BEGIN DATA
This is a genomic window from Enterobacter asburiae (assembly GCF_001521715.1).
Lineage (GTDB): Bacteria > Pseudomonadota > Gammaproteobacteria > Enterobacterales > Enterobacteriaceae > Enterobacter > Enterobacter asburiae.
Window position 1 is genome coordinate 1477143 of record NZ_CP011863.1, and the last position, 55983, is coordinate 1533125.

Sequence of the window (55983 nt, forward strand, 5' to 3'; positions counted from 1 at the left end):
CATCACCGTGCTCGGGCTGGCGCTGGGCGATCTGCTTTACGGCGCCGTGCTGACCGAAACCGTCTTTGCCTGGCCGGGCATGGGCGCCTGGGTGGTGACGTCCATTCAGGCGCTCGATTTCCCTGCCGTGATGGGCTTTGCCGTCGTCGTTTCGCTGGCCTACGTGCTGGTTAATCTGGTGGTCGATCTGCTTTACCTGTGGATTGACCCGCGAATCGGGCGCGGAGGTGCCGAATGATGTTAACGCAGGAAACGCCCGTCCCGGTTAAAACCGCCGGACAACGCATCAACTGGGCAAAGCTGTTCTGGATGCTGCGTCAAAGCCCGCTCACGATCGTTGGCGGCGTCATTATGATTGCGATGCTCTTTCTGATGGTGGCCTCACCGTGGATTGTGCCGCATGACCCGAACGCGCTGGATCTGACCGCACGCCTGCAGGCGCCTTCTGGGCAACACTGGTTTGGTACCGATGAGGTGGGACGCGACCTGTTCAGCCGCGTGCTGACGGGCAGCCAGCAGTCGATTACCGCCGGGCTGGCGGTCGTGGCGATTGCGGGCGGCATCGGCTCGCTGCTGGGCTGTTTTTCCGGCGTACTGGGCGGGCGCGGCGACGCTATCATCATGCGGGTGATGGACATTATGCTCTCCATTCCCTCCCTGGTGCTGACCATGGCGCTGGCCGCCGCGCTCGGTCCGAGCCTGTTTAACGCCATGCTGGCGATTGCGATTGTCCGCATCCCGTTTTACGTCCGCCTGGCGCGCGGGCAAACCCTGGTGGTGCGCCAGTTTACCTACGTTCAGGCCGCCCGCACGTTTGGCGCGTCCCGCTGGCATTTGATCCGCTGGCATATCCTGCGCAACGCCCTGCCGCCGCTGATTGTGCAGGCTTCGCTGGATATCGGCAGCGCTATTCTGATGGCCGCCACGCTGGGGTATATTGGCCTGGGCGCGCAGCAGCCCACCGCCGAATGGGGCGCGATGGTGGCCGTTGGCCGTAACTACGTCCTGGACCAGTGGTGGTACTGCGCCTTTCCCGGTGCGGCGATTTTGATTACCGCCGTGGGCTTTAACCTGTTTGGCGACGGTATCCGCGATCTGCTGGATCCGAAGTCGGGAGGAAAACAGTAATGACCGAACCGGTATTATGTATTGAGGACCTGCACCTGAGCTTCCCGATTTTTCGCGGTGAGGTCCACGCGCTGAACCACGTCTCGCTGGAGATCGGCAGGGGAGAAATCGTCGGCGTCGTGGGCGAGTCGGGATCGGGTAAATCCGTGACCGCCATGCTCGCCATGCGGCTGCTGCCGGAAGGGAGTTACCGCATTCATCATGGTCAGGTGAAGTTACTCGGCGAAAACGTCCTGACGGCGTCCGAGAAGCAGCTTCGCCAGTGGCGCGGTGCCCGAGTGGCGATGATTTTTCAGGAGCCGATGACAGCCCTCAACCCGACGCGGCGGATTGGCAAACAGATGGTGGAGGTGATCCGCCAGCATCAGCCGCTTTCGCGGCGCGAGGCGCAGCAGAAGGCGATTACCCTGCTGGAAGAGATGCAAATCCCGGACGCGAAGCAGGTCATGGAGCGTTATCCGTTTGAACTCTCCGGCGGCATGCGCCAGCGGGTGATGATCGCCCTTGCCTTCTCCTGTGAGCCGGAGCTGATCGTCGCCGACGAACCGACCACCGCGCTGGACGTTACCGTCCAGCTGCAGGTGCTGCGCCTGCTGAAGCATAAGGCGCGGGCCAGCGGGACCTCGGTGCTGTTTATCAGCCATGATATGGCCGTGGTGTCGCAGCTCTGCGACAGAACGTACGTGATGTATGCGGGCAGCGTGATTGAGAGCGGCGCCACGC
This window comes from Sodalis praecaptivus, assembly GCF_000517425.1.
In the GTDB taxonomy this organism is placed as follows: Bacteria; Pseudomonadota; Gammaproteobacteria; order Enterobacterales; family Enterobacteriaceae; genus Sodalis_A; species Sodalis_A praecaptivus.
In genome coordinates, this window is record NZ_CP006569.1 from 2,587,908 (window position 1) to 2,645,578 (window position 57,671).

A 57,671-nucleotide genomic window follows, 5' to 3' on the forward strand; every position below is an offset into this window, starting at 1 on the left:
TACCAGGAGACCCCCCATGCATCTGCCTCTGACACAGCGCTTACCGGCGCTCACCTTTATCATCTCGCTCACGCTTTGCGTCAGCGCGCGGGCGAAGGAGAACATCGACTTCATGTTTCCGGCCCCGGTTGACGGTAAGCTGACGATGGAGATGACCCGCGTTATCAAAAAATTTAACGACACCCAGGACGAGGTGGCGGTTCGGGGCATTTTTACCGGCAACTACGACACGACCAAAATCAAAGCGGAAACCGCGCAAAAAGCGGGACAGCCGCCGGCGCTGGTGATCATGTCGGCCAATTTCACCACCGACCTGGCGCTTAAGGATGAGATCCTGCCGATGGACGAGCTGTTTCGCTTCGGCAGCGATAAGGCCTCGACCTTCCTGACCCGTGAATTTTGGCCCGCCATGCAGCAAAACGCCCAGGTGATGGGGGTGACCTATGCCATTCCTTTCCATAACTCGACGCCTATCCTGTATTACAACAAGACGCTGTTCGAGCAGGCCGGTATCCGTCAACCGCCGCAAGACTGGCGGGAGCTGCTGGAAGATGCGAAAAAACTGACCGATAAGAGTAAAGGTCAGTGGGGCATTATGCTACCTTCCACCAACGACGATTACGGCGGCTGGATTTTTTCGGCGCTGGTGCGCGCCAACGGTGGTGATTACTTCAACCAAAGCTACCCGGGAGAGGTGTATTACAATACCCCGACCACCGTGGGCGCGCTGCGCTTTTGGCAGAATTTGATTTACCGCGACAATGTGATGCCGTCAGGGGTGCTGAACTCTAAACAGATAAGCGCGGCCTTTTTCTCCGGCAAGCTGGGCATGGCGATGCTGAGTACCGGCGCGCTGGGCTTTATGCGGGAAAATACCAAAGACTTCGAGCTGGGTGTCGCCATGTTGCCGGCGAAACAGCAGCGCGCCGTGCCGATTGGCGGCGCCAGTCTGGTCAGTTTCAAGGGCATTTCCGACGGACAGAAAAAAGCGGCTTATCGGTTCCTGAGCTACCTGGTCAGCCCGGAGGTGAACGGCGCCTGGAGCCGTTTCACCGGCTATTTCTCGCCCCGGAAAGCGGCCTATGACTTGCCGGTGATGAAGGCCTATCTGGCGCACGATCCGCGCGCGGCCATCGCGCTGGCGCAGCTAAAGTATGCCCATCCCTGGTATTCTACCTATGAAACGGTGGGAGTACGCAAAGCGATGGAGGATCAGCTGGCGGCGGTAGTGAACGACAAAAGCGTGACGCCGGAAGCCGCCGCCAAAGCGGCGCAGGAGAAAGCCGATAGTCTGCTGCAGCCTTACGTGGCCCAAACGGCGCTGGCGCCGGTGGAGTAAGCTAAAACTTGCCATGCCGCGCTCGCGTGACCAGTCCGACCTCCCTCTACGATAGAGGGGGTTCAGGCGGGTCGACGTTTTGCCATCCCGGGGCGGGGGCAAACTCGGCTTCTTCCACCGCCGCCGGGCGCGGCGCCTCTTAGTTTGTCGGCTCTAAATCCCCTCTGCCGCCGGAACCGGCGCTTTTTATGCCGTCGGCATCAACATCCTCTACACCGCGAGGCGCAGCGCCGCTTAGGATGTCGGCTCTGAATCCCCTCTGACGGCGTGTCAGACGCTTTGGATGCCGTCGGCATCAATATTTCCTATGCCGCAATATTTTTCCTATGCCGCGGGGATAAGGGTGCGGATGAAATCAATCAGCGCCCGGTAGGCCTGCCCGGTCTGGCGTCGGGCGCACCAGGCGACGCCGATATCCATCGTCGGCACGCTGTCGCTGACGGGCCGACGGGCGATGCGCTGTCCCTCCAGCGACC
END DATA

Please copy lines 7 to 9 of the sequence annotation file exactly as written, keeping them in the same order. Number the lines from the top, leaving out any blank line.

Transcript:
In the GTDB taxonomy this organism is placed as follows: Bacteria; Pseudomonadota; Gammaproteobacteria; order Enterobacterales; family Enterobacteriaceae; genus Sodalis_A; species Sodalis_A praecaptivus.
In genome coordinates, this window is record NZ_CP006569.1 from 2,587,908 (window position 1) to 2,645,578 (window position 57,671).

A 57,671-nucleotide genomic window follows, 5' to 3' on the forward strand; every position below is an offset into this window, starting at 1 on the left: